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Southern Cultures Double Issue Release Party, Thursday, December 4 at 5:30 pm

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Please join us at the Center as we celebrate the release of two new issues of Southern Cultures! The Winter 2014 issue examines southern politics, dashboard poets, the caning of Charles Sumner, and the “harmless, humorous hick” persona of Gomer Pyle (as well as the actor who came to inhabit that persona). You’ll find photographs by Michael W. Panhorst, poetry by Joseph Bathanti, and important pointers for how to catch and smoke the tastiest eels.

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We’re simultaneously launching our first-ever Best of Food issue, which collects some of our favorite writing on southern food and foodways. Inside you’ll find essays on Native food in the Native South, eating with “molasses-colored glasses,” an early twentieth century “Girls’ Tomato Club,” and more. Order your copy today, or go all out and order the whole tote bag!

April McGreger of Farmer’s Daughter Brand pickles & preserves (featured in the “Best Of” issue) will cater the event. Phil Blank, who painted the cover (left), will provide tunes with his rocking klezmer band, Gmish. And the one and only Bernie Herman, whose writing is featured in both issues, will discuss how he came to eat Hog Island sheep barbacoa. What better way to get in the holiday spirit?

Film Screening: Getting Back to Abnormal, Full Frame Theater, Wednesday, November 19 at 7:00 pm

Join us at the Full Frame Theater in Durham’s American Tobacco Campus for a provocative exploration of Southern race and politics on film, followed by a Q&A with Directors Paul Stekler and Andrew Kolker.

abnormalstillNew Orleans’ long history of political dysfunction and complicated racial dynamics gets a new lease on life when Stacy Head, a polarizing white woman, wins a seat on the city council after the devastating aftermath of Hurricane Katrina. Four years later, she needs black votes to get reelected. But will her record of blunt racial talk doom her chances? GETTING BACK TO ABNORMAL follows the unlikely odd couple of Head and her irrepressible black political advisor, Barbara Lacen-Keller, as they try to navigate New Orleans’ treacherous political scene. With its cast of only-in-New-Orleans characters, Getting Back to Abnormal is a provocative and amusing look at race in America, set against the backdrop of the city’s rich culture. The film had its world premiere at the South by Southwest Film Festival and was nationally broadcast on the PBS series POV in August 2014. You can view a behind-the-scenes discussion between the producers about portraying New Orleans on film here.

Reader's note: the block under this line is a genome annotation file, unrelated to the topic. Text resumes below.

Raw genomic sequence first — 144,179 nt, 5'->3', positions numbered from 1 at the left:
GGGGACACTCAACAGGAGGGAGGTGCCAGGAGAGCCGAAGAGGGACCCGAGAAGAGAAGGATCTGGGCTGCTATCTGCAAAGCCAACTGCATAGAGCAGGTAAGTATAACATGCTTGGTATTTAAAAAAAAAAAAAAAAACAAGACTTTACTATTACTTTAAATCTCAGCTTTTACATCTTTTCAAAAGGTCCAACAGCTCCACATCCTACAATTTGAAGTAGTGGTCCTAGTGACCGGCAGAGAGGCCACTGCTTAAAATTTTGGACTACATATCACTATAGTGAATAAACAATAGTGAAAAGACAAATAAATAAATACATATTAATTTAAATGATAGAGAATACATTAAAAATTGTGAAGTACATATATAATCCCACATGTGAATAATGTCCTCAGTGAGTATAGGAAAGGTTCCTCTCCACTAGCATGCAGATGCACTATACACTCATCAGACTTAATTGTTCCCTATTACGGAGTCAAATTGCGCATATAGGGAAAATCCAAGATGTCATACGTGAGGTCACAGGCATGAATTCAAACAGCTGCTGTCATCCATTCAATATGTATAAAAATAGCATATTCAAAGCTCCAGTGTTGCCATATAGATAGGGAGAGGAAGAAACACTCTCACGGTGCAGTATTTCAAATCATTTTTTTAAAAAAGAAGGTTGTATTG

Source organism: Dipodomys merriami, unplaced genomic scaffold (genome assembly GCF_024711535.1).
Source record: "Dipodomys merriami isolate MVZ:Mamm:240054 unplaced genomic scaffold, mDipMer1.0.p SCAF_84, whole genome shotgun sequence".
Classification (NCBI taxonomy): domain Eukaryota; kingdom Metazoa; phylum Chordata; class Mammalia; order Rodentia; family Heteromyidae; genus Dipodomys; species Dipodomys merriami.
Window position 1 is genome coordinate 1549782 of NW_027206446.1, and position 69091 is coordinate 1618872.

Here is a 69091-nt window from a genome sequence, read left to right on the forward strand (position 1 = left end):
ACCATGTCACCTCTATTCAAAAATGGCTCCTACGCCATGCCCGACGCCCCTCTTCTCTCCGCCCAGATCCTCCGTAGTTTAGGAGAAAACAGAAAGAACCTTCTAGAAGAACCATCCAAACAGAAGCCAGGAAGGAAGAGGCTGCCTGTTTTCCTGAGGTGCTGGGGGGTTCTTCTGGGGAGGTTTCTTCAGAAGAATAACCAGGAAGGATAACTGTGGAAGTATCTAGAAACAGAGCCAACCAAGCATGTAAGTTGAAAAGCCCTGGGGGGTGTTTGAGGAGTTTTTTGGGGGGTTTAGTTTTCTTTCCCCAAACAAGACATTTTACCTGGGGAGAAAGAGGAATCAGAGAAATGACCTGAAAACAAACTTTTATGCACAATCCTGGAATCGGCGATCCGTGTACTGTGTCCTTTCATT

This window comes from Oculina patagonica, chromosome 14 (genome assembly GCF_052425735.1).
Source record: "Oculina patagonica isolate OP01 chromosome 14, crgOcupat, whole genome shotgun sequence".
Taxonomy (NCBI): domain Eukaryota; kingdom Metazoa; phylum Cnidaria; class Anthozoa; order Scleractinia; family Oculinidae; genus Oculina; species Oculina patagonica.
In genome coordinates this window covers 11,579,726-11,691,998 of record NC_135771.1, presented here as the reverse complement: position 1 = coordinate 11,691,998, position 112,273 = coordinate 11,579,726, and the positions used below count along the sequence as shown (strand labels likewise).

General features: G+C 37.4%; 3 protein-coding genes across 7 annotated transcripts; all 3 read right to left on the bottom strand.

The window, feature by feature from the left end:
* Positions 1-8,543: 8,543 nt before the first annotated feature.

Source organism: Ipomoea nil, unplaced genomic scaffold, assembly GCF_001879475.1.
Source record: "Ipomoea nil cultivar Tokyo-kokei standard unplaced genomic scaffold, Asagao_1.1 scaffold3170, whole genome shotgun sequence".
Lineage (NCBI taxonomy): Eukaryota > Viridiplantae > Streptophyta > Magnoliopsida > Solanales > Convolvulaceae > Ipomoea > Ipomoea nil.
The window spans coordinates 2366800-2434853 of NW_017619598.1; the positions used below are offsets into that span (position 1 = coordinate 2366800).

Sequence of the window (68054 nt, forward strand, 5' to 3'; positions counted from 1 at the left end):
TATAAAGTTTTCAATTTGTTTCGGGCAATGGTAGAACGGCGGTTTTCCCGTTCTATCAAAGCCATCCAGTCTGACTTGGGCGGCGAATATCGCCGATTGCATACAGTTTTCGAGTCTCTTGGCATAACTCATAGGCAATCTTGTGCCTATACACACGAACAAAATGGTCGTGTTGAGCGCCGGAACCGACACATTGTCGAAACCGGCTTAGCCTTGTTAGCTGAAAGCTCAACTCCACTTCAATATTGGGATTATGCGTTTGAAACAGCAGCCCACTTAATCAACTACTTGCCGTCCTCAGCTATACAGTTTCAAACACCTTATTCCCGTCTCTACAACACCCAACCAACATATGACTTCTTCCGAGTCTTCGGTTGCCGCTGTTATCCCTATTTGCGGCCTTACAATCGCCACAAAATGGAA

This event, which is free and open to the public, is co-sponsored by the Southern Oral History Program, the Southern Documentary Fund, and Duke’s Center for Documentary Studies.

Panel Discussion: From George Wallace to New Orleans After Katrina: Southern Race and Politics on Film

wallacejacksonPlease join us in the Freedom Forum on Tuesday, November 18 at 4:30 pm for a panel discussion, using documentary films as the starting point for a larger conversation about how race relations have unfolded in Southern politics. Sharing clips from their own work, our guests will engage the legacies of African Americans who directly challenged Jim Crow, white segregationists who resisted those challenges, and political actors of all races and approaches. The panelists will explore what has and has not changed in this country’s reckoning with civil rights and racial equality.

panelistsThis panel, moderated by Malinda Maynor Lowery (Director, Southern Oral History Program, UNC-Chapel Hill), is co-sponsored by the Southern Oral History Program, the Southern Documentary Fund, and Duke’s Center for Documentary Studies.

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New Video from SOHP!

Check out this new video about the three missions of the Southern Oral History Program, featuring Jacquelyn Dowd Hall and a variety of graduate and undergraduate SOHP students.

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Hutchins Lecture by CheFarmer Matthew Raiford, Thursday, November 13 at 4:30 pm

In our final Hutchins Lecture of Fall 2014, titled “Sustainable, Organic, & Slow: Restoring the Legacy of Black Family Farms,” Chef & Farmer Matthew Raiford will discuss returning home after a quarter of a century to help restore his family farm. Gilliard Farms has been in Raiford’s family since 1874 and is a Georgia Centennial Family Farm. But what does it mean to be a modern-day farmer in the 21st century and still be sustainable, organic, and slow?

Chef Matthew Raiford in the Organic Garden.  Little St. Simons Island, GA.CheFarmer Raiford is currently the Program Coordinator and Assistant Professor of Culinary Arts at the College of Coastal Georgia. He holds a Bachelor’s of Professional Studies degree in Culinary Arts from The Culinary Institute of America and a certificate in Ecological Horticulture from UC-Santa Cruz. Raiford is a member of Slow Food USA and a Steering Committee Member for Slow Meat. He previously served as Executive Chef of Haute Catering in Washington, D.C., where he was a preferred caterer for the House of Representatives, the National Defense University, the National Archives, the Pentagon Conference Center and Library, and the Canadian Embassy, where he oversaw a staff of 125 cooking over 2000 meals a day.

This event, which is free and open to the public, will be held in the Kresge Foundation Room (039) in Graham Memorial Hall. Light refreshments will be provided.